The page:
Clinical trials are research studies on human subjects that are designed to answer specific questions about an intervention (novel vaccines, new medication, new treatments, functional foods, dietary supplements, devices or new ways of using known interventions), with the objective of generating safety and efficacy data.
Clinical trials are designed to answer the following questions; does the intervention work, is it an improvement, or at least is it as good as currently proven options, and finally is it safe. Clinical trials are conducted in a highly regulated manner to ensure the protection of participants. They are conducted only after satisfactory information has been submitted and approved by the relevant health authority and ethics committee in the country where approval of the trial is sought.
Clinical Trials are led by specialists in a particular field referred to as Investigators. The type and the phase of the trial will be determined by how far through the pre-specified stages of development the process is. Depending on product type and development stage, investigators initially enroll volunteers and/or patients into small pilot studies, and subsequently conduct progressively larger scale comparative studies. As positive safety and efficacy data are gathered, the number of patients typically increases. Clinical trials can vary in size, and can involve a single research entity in one country or multiple entities in multiple countries.
The primary purpose of trials is to develop newer medicines that are either more effective, safer or have a better compliance so as to improve the standard of care.
The endpoint of a trial is to generate data to ensure registration of new medications by the leading health authorities of the world so that other patients can have access to new treatments not in a trial setting. Some trials are designed to prove efficacy in a new indication for a drug that is already registered.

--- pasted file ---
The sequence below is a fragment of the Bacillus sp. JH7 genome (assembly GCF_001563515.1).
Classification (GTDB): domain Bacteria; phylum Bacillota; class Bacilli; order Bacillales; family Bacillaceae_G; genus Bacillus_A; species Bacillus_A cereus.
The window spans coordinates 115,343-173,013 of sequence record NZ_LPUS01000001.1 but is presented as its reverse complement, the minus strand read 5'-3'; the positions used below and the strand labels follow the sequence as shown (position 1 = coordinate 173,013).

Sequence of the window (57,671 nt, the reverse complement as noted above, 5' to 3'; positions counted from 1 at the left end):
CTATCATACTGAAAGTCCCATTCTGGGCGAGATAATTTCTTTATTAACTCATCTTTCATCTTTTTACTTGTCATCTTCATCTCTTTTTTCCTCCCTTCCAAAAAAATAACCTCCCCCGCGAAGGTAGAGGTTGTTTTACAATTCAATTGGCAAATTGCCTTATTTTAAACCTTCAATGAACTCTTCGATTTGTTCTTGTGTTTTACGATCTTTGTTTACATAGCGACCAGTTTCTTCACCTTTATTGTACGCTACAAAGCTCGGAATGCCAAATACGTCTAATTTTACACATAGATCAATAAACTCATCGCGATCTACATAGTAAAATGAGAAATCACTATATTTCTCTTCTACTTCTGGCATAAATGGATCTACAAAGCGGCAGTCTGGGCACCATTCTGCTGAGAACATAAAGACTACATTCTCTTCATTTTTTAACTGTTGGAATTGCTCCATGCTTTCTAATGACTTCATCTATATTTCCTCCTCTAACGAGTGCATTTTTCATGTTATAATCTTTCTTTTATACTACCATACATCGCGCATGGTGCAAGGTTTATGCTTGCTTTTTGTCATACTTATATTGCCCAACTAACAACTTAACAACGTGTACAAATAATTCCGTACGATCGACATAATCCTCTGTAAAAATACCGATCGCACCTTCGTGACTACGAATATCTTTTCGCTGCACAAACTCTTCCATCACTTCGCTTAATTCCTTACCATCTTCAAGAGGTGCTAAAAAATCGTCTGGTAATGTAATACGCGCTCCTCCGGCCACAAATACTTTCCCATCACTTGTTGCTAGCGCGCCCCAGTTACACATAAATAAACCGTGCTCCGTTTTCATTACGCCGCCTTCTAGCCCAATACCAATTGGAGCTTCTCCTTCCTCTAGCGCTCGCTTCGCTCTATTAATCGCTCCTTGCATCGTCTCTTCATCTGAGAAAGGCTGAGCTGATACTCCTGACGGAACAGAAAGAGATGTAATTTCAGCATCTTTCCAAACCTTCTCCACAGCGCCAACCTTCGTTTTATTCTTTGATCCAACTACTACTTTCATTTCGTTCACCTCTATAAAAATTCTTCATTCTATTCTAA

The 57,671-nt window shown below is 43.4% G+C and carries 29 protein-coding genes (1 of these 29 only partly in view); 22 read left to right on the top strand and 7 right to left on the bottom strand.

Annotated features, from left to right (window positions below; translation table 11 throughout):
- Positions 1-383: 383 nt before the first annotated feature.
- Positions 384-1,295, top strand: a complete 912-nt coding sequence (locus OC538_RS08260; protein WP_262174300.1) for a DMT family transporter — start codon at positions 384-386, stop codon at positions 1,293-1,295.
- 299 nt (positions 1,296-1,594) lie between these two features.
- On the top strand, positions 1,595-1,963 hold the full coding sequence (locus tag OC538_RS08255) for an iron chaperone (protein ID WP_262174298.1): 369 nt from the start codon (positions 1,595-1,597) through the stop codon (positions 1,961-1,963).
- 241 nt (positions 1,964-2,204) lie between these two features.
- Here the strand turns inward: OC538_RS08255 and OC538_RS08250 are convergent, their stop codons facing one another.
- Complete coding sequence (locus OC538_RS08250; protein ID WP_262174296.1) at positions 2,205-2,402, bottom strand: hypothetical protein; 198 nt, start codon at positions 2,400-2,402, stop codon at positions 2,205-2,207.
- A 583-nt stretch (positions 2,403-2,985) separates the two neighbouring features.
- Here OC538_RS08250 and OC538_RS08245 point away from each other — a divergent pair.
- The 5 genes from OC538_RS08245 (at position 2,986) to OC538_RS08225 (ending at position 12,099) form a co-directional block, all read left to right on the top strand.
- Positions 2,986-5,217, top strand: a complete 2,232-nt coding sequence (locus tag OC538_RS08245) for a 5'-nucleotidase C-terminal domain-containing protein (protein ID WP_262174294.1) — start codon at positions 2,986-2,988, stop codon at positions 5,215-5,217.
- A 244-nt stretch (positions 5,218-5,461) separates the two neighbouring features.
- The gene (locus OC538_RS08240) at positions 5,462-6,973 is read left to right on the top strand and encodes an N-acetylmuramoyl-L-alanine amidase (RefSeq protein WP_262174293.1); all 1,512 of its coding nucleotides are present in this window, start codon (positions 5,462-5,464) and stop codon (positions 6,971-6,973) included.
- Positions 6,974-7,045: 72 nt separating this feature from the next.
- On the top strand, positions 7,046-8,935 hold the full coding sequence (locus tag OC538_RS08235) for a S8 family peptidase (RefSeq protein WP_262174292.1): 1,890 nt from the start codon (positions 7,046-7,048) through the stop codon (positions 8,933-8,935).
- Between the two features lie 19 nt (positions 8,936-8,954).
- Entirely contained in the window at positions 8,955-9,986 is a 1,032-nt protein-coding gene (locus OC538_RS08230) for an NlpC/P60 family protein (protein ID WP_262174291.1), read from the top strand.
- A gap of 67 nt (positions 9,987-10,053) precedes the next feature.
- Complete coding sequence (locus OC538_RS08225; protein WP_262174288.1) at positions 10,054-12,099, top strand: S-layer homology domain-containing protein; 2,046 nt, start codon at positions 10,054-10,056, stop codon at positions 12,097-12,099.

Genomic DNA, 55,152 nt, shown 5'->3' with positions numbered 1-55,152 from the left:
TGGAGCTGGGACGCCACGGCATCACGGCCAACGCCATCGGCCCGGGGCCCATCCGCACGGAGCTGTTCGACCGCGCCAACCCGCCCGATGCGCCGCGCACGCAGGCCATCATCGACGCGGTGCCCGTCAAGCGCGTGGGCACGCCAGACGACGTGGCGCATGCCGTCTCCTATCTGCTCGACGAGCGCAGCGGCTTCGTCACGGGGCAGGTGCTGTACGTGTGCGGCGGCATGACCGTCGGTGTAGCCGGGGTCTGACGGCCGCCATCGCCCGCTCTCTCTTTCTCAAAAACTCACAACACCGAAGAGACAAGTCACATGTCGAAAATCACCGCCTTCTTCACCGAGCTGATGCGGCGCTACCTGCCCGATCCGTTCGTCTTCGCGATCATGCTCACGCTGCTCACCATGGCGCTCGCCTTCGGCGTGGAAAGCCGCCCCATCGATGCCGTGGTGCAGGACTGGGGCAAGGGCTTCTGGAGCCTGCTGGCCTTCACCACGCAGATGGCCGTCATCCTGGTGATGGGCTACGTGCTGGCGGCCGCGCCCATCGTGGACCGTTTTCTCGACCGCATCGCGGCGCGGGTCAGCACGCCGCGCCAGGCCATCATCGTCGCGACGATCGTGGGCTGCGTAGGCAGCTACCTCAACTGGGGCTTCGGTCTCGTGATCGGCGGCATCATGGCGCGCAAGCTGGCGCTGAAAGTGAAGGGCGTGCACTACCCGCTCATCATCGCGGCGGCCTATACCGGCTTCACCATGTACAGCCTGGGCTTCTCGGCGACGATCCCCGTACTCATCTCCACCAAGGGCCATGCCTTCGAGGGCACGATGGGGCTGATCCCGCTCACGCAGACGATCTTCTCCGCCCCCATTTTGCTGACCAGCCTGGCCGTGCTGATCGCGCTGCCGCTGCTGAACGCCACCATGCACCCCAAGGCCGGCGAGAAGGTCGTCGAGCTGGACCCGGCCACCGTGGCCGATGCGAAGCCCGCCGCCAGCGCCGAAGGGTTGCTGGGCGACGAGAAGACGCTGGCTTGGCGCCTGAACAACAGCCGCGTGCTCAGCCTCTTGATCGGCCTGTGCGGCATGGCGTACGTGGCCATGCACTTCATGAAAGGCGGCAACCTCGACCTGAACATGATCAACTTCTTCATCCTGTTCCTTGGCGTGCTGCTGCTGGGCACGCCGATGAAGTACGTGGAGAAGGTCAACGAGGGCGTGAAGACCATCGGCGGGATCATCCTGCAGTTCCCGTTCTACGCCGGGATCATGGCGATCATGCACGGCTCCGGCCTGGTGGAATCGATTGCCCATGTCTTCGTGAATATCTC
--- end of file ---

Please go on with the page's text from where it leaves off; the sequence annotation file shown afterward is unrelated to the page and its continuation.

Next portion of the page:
Clinical trials are run by sponsors, sponsors may be academic institutions, pharmaceutical companies etc. The sponsor has a hypothesis that they are seeking to prove by conducting a clinical trial. The sponsor designs a protocol, which documents how the trial will be conducted. Sponsors select Investigators to conduct clinical trials on their behalf. These Investigators are qualified by experience and education to do so. The sponsor will ensure financial support as well as the commitment to provide the investigational agents. Clinical trials are extremely expensive and large amount of funding is required to provide for expensive laboratory tests, patient follow-up as well as support the investigators.
The conduct of clinical trials is governed by national guidelines that are based on the ICH (International Conference Harmonisation) that governs amongst other elements GCP (good clinical practice).
The International Conference on Harmonisation of Technical Requirements for Registration of Pharmaceuticals for Human Use (ICH) is unique in bringing together the regulatory authorities and pharmaceutical industry of Europe, Japan and the US to discuss scientific and technical aspects of drug registration. Since its inception in 1990, ICH has gradually evolved, to respond to the increasingly global face of drug development, so that the benefits of international harmonisation for better global health can be realised worldwide. ICH’s mission is to achieve greater harmonisation to ensure that safe, effective, and high quality medicines are developed and registered in the most resource-efficient manner.
The ICH topics are divided into four categories:
1. Quality Guidelines
2. Safety Guidelines
3. Efficacy Guidelines
4. Multidisciplinary Guidelines
GCP –Good Clinical Practice